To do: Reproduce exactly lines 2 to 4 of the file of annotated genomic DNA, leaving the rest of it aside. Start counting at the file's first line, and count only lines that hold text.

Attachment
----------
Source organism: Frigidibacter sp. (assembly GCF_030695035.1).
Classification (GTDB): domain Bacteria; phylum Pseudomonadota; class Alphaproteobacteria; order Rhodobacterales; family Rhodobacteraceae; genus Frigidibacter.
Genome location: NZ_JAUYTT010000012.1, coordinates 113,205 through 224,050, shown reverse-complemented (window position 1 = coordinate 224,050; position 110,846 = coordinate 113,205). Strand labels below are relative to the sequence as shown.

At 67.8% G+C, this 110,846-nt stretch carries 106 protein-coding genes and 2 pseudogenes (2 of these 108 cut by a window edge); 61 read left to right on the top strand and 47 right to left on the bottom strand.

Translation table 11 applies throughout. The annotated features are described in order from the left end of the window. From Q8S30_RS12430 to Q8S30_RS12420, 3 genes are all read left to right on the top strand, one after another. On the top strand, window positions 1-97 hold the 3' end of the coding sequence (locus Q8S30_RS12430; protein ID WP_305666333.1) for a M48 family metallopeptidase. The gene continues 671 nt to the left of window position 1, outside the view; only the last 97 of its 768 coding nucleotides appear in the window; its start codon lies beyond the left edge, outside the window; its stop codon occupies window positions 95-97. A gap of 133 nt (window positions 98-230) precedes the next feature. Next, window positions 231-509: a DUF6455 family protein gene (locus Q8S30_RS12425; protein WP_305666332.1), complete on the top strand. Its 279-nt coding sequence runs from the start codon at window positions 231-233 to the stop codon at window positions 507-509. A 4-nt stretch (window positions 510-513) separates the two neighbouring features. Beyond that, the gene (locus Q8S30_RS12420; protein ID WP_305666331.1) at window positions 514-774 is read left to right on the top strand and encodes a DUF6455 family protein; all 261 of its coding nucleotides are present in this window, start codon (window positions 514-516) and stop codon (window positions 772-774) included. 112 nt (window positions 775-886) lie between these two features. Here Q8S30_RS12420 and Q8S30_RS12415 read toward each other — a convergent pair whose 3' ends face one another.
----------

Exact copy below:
Classification (GTDB): domain Bacteria; phylum Pseudomonadota; class Alphaproteobacteria; order Rhodobacterales; family Rhodobacteraceae; genus Frigidibacter.
Genome location: NZ_JAUYTT010000012.1, coordinates 113,205 through 224,050, shown reverse-complemented (window position 1 = coordinate 224,050; position 110,846 = coordinate 113,205). Strand labels below are relative to the sequence as shown.

At 67.8% G+C, this 110,846-nt stretch carries 106 protein-coding genes and 2 pseudogenes (2 of these 108 cut by a window edge); 61 read left to right on the top strand and 47 right to left on the bottom strand.